Asahi Kasei honorary fellow Akira Yoshino, 2019 Nobel Prize in Chemistry winner, holds a mock of lithium-ion battery during a news conference in Tokyo, Japan October 9, 2019. REUTERS/Issei Kato

Nobel Prize winner Akira Yoshino talks on future mobility

Known for his work in lithium-ion batteries, Akira Yoshino is the 2019 Nobel prize winner in chemistry for the developments. Efficient lithium-ion batteries pushed the electric vehicle transformation.

Battery Pioneers Who Made Mobile Revolution Possible Win Nobel Chemistry Prize
Image credits- The Epoch Times

Efficient lithium batteries provided the first official push for electric vehicles to compete with fuel-powered vehicles. Yoshino is now an honorary fellow at a Japanese chemical firm Asahi Kasei. He worked at the firm for 50 years and finally is getting to see the transformation of the automotive industry. Most importantly the merge of the technology industry and the transportation industry, which started with lithium-ion battery technology. Reuters interviewed Akira Yoshino and here are some key takeaways mentioned.

Technological innovations

When asked about which technical innovation in the design and materials in chemistry dominates. Specifically asking what innovation would keep lithium-ion innovation a dominated one. To wish Yoshino replied that there are to major innovations. While anode and cathode are the first ones, the other major innovation is the system used in EVs.

It is interlinked with how people will be using EVs, let it be charging or parking. Yoshino says that there is the biggest potential in ride-sharing. It means people would be using EVs for each ride, and not by buying vehicles. It could change the way people use vehicles. Then talked about wireless charging not being a problem. Points out that the system in which it is implemented is the problem. Whether the cars will be parked and they are charged automatically or while moving. Not on every road, but possibly in certain roads, where cars can be charged automatically. Further says that autonomous vehicles can do even better, know when to charge themselves, and goes to the charging station.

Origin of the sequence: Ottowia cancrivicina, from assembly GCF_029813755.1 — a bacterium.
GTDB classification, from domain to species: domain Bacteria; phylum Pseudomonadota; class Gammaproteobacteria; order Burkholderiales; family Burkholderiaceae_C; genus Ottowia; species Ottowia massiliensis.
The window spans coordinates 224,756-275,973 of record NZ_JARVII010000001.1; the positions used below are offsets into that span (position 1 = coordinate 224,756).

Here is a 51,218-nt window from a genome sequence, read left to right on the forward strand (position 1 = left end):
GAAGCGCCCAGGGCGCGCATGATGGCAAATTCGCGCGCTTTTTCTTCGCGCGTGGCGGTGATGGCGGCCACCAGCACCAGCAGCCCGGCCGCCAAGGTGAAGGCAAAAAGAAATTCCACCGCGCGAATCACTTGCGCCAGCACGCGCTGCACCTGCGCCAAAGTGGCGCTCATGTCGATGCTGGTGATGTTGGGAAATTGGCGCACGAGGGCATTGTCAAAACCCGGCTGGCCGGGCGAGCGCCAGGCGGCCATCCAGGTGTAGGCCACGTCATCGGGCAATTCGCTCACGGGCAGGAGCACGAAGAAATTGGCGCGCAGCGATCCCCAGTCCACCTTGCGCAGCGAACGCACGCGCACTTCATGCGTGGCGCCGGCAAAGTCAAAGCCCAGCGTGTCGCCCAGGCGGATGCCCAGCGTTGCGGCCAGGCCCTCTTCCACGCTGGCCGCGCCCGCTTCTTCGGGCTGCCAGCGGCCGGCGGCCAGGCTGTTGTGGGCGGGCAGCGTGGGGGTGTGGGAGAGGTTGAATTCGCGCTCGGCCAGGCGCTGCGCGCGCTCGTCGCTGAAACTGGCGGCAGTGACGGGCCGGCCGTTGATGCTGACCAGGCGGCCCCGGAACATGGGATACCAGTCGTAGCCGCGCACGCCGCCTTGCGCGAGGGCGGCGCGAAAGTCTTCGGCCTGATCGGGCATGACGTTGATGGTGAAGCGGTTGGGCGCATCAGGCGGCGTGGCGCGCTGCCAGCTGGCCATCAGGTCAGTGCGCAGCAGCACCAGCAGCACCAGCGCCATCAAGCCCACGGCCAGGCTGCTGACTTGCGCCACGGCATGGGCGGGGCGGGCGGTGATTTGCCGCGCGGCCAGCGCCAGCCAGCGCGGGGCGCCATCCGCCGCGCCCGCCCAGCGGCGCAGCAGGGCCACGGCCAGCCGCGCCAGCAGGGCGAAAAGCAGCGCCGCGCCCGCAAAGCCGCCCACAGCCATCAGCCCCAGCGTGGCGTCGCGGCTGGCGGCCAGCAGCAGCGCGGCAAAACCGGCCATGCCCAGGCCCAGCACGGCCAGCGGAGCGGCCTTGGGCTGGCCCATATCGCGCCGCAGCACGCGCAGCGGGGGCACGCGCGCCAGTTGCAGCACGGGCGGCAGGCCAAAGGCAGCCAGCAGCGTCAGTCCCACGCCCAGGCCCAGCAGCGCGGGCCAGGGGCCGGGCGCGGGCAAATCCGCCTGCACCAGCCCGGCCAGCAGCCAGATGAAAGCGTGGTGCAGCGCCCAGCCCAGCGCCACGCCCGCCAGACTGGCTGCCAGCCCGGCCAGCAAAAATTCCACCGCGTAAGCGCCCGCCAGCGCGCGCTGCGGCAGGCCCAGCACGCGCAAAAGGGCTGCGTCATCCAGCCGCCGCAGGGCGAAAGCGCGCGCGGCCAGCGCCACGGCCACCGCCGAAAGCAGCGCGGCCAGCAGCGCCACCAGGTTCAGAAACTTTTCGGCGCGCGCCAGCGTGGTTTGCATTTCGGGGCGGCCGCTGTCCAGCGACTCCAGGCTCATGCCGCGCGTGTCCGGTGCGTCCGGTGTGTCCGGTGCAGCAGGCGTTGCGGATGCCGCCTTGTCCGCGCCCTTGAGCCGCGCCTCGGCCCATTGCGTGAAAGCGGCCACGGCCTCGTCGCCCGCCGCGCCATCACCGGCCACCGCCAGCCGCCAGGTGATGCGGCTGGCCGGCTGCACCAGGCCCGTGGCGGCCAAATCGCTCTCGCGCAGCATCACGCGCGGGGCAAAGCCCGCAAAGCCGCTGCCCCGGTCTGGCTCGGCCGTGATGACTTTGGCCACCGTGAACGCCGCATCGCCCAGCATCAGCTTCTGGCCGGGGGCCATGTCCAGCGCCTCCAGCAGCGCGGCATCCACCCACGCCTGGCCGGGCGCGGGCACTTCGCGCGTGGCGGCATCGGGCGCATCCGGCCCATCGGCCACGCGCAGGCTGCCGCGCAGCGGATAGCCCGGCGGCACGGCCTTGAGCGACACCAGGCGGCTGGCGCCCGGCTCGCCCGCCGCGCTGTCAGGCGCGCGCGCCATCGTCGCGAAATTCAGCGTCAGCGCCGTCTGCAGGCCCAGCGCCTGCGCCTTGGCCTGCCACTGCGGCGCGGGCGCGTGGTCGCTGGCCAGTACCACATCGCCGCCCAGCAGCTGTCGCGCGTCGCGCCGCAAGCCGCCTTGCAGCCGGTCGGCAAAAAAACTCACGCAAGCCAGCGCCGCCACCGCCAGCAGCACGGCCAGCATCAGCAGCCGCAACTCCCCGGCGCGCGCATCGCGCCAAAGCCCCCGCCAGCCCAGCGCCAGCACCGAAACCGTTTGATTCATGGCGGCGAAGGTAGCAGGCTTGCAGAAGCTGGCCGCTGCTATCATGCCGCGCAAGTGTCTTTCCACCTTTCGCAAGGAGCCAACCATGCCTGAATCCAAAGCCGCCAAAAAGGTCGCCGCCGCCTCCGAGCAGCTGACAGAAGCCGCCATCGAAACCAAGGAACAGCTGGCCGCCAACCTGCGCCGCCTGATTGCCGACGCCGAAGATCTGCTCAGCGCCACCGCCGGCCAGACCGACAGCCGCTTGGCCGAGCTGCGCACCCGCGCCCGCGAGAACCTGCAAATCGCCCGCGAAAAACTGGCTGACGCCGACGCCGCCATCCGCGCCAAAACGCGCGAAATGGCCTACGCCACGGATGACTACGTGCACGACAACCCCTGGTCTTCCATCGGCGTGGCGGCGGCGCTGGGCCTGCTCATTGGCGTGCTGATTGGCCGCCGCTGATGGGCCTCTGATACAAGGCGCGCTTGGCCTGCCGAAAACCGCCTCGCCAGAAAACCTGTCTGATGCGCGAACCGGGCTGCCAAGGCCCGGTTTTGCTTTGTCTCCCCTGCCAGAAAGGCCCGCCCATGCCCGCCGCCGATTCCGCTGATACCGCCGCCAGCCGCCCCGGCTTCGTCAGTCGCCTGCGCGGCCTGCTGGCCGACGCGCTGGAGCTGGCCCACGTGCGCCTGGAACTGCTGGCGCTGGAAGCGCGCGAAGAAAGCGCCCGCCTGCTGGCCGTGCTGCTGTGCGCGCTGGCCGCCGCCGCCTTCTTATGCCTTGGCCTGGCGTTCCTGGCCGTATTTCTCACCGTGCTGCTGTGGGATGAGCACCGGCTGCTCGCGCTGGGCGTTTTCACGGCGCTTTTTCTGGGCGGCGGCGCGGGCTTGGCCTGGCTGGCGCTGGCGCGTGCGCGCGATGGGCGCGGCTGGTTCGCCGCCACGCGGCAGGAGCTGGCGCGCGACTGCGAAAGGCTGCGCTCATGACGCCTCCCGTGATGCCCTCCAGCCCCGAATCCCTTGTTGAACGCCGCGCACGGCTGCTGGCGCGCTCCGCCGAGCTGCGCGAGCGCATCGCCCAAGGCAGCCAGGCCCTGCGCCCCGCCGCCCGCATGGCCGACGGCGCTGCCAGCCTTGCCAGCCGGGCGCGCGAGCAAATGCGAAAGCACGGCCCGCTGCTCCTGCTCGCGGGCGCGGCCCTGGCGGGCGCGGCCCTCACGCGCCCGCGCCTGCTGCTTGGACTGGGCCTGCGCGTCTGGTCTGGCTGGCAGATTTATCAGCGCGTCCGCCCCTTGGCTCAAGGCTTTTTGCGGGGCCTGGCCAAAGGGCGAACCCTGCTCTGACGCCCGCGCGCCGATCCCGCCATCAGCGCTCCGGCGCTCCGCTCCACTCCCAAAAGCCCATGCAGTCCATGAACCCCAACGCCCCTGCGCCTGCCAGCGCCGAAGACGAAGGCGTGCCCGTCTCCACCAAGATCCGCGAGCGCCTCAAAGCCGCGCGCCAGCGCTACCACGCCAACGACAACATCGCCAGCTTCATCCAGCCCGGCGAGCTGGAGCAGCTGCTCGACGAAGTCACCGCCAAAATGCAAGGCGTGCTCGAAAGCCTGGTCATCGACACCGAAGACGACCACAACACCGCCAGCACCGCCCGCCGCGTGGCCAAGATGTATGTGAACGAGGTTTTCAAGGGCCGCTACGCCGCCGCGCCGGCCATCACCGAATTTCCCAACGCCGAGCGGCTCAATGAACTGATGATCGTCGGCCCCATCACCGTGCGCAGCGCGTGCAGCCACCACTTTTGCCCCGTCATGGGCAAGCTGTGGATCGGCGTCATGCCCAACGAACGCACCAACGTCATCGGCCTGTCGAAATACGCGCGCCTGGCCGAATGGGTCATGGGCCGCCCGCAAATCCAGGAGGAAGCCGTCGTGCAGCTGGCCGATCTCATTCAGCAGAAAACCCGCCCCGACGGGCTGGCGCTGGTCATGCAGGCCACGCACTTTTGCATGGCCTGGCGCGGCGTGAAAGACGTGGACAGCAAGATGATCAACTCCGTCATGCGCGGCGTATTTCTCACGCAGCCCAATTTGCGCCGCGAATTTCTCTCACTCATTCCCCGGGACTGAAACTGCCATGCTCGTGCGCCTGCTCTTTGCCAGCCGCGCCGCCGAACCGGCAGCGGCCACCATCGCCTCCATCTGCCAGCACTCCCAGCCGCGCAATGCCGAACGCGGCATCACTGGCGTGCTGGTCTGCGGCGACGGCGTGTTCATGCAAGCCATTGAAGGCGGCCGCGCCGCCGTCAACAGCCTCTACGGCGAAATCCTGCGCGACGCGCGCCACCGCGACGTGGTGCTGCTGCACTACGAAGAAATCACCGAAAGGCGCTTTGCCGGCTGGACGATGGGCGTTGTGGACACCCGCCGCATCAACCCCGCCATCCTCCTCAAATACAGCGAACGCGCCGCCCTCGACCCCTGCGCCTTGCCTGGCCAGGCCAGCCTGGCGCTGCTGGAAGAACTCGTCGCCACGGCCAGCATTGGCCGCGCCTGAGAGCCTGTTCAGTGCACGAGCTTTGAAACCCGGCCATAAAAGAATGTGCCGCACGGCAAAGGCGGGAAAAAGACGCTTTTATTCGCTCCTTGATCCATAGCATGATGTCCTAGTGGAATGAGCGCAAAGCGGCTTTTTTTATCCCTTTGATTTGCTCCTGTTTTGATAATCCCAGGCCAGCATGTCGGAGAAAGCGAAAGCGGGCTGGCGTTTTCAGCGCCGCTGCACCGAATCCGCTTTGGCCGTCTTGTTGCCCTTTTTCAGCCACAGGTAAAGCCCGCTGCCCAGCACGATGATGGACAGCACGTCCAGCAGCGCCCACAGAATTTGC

Yoshino’s statement on the future of mobility is thought-provoking. Every car company is working on installing charging stations. But that kind of system with an automated charging system looks far away future, but a possible scenario.

Future of fuel cell vehicles

Later the interviewer points out that Toyota and Honda are selling hydrogen fuel cell vehicles in small numbers. The infrastructure to support the future of hydrogen fuel cells seems to be far away. Surprisingly, Yoshino says that fuel cell vehicles have challenges but they can overcome them. Also says that by 2030-2040 autonomous vehicles could come true. Its fuel could be anything, gasoline, battery, or hydrogen, the need to power them. If the cars cannot drive on their own, it would be useless innovation.

Adds that electric vehicles can make autonomous vehicles happen. Gave an example of the Roomba Vacuum, it charges itself, cleans on its own, and keeps the floor clean. If it can’t be charged on its own, buyers wouldn’t show much interest as they are showing now.

On a final note, Yoshino says, “Right now, the auto industry is thinking about how to invest in the future of mobility. At the same time, the IT industry is also thinking about the future of mobility. Somewhere, sometime, with the auto industry and the IT industry, there is going to be some kind of convergence for the future of mobility.”

Later adds, “Tesla has their own independent strategy. The one to look out for is Apple. What will they do? I think they may announce something soon. And what kind of car would they announce? What kind of battery? They probably want to get in around 2025. If they do that, I think they have to announce something by the end of this year. That’s just my own personal hypothesis.”

Credits- Reuters